© Reuters. File picture: On October 27, 2021, Olaf Scholz, the chancellor-elect of the German Social Democratic Party, delivered a speech at the trade union conference in Hanover, Germany. REUTERS/Fabian Bimmer
BERLIN (Reuters)-Germany’s new coalition party has agreed to support the government’s climate investment fund through an extension of the coronavirus debt repayment period and a budget strategy to create more fiscal firepower for the election.
The budget plan of prime minister-elect Olaf Schultz proposed by the three parties in the coalition agreement on Wednesday confirmed the Reuters exclusive report earlier this month.
The plan will allow all parties to avoid creating off-budget investment vehicles that have been proposed as an alternative idea to bypass debt restrictions and allow more public investment to accelerate the transition to a green economy.
The center-left Social Democratic Party (SPD), the Green Party, and the pro-commercial Liberal Democratic Party (FDP) led by Schultz are facing huge spending problems because in their alliance agreement, they agreed to restore strict debt limits from 2023 and Avoid tax increases.
In order to create more fiscal leeway, the parties will use the emergency provisions of the constitution’s debt braking rule for the third consecutive year, and may assume more debts in 2022 than the originally planned 100 billion euros.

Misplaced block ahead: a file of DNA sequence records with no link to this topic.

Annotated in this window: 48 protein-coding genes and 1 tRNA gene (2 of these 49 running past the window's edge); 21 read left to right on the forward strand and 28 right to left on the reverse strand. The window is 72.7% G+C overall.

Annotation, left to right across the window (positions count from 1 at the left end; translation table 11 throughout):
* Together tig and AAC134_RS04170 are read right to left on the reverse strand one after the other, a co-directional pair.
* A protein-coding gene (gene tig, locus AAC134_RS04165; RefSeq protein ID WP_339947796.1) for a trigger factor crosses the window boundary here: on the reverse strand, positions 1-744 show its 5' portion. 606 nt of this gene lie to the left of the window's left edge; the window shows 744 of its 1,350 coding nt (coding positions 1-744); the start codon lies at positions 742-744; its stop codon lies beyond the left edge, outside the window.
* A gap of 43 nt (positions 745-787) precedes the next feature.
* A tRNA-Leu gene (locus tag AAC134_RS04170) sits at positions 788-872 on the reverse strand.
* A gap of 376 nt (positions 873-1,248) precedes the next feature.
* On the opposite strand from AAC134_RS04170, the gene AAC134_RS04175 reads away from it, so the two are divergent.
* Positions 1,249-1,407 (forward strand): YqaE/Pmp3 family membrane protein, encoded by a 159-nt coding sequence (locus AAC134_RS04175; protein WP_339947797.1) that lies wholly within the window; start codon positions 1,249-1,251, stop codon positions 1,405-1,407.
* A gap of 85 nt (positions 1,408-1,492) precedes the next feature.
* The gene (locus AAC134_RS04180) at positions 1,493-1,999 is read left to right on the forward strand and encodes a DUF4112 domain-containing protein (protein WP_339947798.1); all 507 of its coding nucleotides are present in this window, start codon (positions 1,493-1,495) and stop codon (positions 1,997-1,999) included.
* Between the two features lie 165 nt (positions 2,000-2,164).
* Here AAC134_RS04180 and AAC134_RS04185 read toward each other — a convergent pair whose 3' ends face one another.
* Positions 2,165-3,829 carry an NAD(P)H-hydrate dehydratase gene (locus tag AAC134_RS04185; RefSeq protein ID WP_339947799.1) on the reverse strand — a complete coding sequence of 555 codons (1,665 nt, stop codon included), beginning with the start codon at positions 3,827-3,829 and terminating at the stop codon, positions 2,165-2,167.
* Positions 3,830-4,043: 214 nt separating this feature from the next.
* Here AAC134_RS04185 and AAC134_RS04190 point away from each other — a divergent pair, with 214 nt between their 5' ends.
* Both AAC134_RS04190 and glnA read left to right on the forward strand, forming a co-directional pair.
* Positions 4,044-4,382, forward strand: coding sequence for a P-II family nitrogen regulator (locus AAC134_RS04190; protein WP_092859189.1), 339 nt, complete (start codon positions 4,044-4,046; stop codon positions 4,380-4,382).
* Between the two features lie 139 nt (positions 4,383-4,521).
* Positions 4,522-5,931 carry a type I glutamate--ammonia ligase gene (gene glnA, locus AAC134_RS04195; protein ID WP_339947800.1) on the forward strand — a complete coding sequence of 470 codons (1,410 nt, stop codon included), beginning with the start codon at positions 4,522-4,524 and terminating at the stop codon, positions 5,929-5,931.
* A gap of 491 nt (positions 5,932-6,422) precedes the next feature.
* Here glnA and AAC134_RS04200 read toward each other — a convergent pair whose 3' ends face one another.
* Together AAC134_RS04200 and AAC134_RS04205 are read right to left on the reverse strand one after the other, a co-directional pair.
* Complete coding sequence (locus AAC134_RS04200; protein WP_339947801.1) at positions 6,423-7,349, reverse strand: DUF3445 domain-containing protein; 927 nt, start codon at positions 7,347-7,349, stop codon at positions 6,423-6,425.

According to the alliance agreement, the three parties agreed to reformulate Germany’s repayment plan for coronavirus debt and align it with the less stringent repayment plan of the EU Recovery Fund.
This means that Germany’s next coalition government will postpone the first five years of repayment of coronavirus debt from 2023 to 2028, and extend the repayment period from 20 to 30 years to 2058.
Sources told Reuters that this will increase the federal budget by 2 billion euros per year from 2023 and nearly 10 billion euros per year from 2026.
The two sides also agreed to add “funds obtained from budgeted and unused credit authorizations through supplementary budgets” to the government’s Climate and Transformation Fund (EKF) this year to implement additional climate protection measures and economic transformation measures.
The two parties stated: “The purpose is to deal with the consequences of the coronavirus pandemic and the risks that the global climate crisis brings to the recovery of the economy and public finances.”
They added that EKF will “more than ever” be responsible for national and international climate protection and financing measures for economic transformation, including measures to promote climate-friendly transportation.
“According to the 2022 federal budget, we will study how to further strengthen the climate and transition funds within the framework of constitutional possibilities,” the parties said.
Jens Suedekum, professor of economics at Heinrich Heine University in Düsseldorf, said that the budget strategy will allow the ruling coalition to strengthen the EKF this year and next year when the debt brake is still suspended, and then use the funds for public investment in the next few years.
A person familiar with the budget plan said that the cabinet must approve the 2021 supplementary budget before the end of this year, but Parliament may approve it at a later stage.
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